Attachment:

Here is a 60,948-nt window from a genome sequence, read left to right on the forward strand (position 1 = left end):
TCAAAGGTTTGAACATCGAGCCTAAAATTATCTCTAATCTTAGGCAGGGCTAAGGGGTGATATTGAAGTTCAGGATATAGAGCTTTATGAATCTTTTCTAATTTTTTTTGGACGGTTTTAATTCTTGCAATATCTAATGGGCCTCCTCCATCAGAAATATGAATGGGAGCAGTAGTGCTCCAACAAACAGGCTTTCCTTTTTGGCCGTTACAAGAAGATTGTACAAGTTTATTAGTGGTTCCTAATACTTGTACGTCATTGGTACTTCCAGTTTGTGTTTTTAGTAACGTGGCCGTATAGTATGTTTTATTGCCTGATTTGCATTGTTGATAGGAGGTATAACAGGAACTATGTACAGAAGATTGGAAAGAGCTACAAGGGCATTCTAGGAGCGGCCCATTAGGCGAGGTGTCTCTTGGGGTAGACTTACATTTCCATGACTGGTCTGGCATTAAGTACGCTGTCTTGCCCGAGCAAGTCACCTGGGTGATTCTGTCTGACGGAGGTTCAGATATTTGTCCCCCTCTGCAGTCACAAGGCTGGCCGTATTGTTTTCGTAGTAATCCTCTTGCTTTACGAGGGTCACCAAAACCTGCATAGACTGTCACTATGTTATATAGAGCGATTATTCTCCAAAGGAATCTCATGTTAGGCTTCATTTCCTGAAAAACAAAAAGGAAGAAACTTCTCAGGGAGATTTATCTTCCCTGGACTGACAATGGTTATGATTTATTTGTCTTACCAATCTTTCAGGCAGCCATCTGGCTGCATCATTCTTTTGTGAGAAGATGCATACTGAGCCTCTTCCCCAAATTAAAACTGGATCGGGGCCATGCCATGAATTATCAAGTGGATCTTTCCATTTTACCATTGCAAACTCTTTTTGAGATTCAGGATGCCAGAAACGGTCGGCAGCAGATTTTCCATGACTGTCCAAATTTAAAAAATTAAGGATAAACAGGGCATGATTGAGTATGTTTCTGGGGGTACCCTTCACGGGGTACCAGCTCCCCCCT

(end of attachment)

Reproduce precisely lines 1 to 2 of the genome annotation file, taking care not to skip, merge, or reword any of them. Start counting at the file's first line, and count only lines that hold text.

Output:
Here is a 60,948-nt window from a genome sequence, read left to right on the forward strand (position 1 = left end):
TCAAAGGTTTGAACATCGAGCCTAAAATTATCTCTAATCTTAGGCAGGGCTAAGGGGTGATATTGAAGTTCAGGATATAGAGCTTTATGAATCTTTTCTAATTTTTTTTGGACGGTTTTAATTCTTGCAATATCTAATGGGCCTCCTCCATCAGAAATATGAATGGGAGCAGTAGTGCTCCAACAAACAGGCTTTCCTTTTTGGCCGTTACAAGAAGATTGTACAAGTTTATTAGTGGTTCCTAATACTTGTACGTCATTGGTACTTCCAGTTTGTGTTTTTAGTAACGTGGCCGTATAGTATGTTTTATTGCCTGATTTGCATTGTTGATAGGAGGTATAACAGGAACTATGTACAGAAGATTGGAAAGAGCTACAAGGGCATTCTAGGAGCGGCCCATTAGGCGAGGTGTCTCTTGGGGTAGACTTACATTTCCATGACTGGTCTGGCATTAAGTACGCTGTCTTGCCCGAGCAAGTCACCTGGGTGATTCTGTCTGACGGAGGTTCAGATATTTGTCCCCCTCTGCAGTCACAAGGCTGGCCGTATTGTTTTCGTAGTAATCCTCTTGCTTTACGAGGGTCACCAAAACCTGCATAGACTGTCACTATGTTATATAGAGCGATTATTCTCCAAAGGAATCTCATGTTAGGCTTCATTTCCTGAAAAACAAAAAGGAAGAAACTTCTCAGGGAGATTTATCTTCCCTGGACTGACAATGGTTATGATTTATTTGTCTTACCAATCTTTCAGGCAGCCATCTGGCTGCATCATTCTTTTGTGAGAAGATGCATACTGAGCCTCTTCCCCAAATTAAAACTGGATCGGGGCCATGCCATGAATTATCAAGTGGATCTTTCCATTTTACCATTGCAAACTCTTTTTGAGATTCAGGATGCCAGAAACGGTCGGCAGCAGATTTTCCATGACTGTCCAAATTTAAAAAATTAAGGATAAACAGGGCATGATTGAGTATGTTTCTGGGGGTACCCTTCACGGGGTACCAGCTCCCCCCT